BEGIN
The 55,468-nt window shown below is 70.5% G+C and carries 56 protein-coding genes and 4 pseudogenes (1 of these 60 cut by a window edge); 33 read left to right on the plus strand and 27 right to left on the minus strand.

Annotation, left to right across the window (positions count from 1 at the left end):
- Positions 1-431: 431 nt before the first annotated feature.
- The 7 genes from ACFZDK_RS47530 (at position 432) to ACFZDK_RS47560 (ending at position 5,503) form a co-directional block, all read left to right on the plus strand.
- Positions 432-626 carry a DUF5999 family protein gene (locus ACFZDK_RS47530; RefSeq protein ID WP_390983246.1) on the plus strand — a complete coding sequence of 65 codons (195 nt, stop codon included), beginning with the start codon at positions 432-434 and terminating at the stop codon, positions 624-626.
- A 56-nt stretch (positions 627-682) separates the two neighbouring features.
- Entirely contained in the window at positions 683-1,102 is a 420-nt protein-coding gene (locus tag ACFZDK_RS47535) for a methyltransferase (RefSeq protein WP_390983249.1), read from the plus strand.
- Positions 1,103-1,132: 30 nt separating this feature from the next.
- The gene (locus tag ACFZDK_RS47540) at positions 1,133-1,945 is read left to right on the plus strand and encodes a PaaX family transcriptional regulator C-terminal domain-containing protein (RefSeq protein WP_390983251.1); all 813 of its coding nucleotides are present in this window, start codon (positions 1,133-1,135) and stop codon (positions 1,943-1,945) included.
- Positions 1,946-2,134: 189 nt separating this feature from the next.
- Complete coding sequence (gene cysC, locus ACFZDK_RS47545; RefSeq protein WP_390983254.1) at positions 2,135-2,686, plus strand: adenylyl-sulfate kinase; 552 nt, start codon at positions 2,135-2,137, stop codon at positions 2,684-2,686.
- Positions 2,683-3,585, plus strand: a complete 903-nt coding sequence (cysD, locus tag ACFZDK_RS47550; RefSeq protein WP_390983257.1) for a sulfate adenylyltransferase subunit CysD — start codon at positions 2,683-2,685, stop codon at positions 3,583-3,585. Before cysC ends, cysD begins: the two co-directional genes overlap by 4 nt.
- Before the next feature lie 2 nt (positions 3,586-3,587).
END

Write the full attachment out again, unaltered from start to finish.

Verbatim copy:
The 55,468-nt window shown below is 70.5% G+C and carries 56 protein-coding genes and 4 pseudogenes (1 of these 60 cut by a window edge); 33 read left to right on the plus strand and 27 right to left on the minus strand.

Annotation, left to right across the window (positions count from 1 at the left end):
- Positions 1-431: 431 nt before the first annotated feature.
- The 7 genes from ACFZDK_RS47530 (at position 432) to ACFZDK_RS47560 (ending at position 5,503) form a co-directional block, all read left to right on the plus strand.
- Positions 432-626 carry a DUF5999 family protein gene (locus ACFZDK_RS47530; RefSeq protein ID WP_390983246.1) on the plus strand — a complete coding sequence of 65 codons (195 nt, stop codon included), beginning with the start codon at positions 432-434 and terminating at the stop codon, positions 624-626.
- A 56-nt stretch (positions 627-682) separates the two neighbouring features.
- Entirely contained in the window at positions 683-1,102 is a 420-nt protein-coding gene (locus tag ACFZDK_RS47535) for a methyltransferase (RefSeq protein WP_390983249.1), read from the plus strand.
- Positions 1,103-1,132: 30 nt separating this feature from the next.
- The gene (locus tag ACFZDK_RS47540) at positions 1,133-1,945 is read left to right on the plus strand and encodes a PaaX family transcriptional regulator C-terminal domain-containing protein (RefSeq protein WP_390983251.1); all 813 of its coding nucleotides are present in this window, start codon (positions 1,133-1,135) and stop codon (positions 1,943-1,945) included.
- Positions 1,946-2,134: 189 nt separating this feature from the next.
- Complete coding sequence (gene cysC, locus ACFZDK_RS47545; RefSeq protein WP_390983254.1) at positions 2,135-2,686, plus strand: adenylyl-sulfate kinase; 552 nt, start codon at positions 2,135-2,137, stop codon at positions 2,684-2,686.
- Positions 2,683-3,585, plus strand: a complete 903-nt coding sequence (cysD, locus tag ACFZDK_RS47550; RefSeq protein WP_390983257.1) for a sulfate adenylyltransferase subunit CysD — start codon at positions 2,683-2,685, stop codon at positions 3,583-3,585. Before cysC ends, cysD begins: the two co-directional genes overlap by 4 nt.
- Before the next feature lie 2 nt (positions 3,586-3,587).